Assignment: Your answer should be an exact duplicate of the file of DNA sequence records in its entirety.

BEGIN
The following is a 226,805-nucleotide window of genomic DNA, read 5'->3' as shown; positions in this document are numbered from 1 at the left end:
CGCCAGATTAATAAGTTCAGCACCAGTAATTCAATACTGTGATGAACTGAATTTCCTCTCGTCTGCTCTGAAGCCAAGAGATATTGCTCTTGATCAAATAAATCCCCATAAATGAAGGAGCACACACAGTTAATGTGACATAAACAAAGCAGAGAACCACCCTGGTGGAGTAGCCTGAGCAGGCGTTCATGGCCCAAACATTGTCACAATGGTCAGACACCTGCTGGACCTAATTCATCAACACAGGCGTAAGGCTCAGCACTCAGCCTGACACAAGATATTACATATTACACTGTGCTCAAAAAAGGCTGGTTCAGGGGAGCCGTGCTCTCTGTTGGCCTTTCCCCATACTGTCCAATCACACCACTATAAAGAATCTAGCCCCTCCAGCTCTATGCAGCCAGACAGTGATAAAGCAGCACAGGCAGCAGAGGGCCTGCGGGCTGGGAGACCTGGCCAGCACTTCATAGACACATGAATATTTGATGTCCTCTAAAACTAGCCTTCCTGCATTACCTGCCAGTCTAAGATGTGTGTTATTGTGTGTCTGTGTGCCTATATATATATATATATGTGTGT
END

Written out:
The following is a 226,805-nucleotide window of genomic DNA, read 5'->3' as shown; positions in this document are numbered from 1 at the left end:
CGCCAGATTAATAAGTTCAGCACCAGTAATTCAATACTGTGATGAACTGAATTTCCTCTCGTCTGCTCTGAAGCCAAGAGATATTGCTCTTGATCAAATAAATCCCCATAAATGAAGGAGCACACACAGTTAATGTGACATAAACAAAGCAGAGAACCACCCTGGTGGAGTAGCCTGAGCAGGCGTTCATGGCCCAAACATTGTCACAATGGTCAGACACCTGCTGGACCTAATTCATCAACACAGGCGTAAGGCTCAGCACTCAGCCTGACACAAGATATTACATATTACACTGTGCTCAAAAAAGGCTGGTTCAGGGGAGCCGTGCTCTCTGTTGGCCTTTCCCCATACTGTCCAATCACACCACTATAAAGAATCTAGCCCCTCCAGCTCTATGCAGCCAGACAGTGATAAAGCAGCACAGGCAGCAGAGGGCCTGCGGGCTGGGAGACCTGGCCAGCACTTCATAGACACATGAATATTTGATGTCCTCTAAAACTAGCCTTCCTGCATTACCTGCCAGTCTAAGATGTGTGTTATTGTGTGTCTGTGTGCCTATATATATATATATATGTGTGT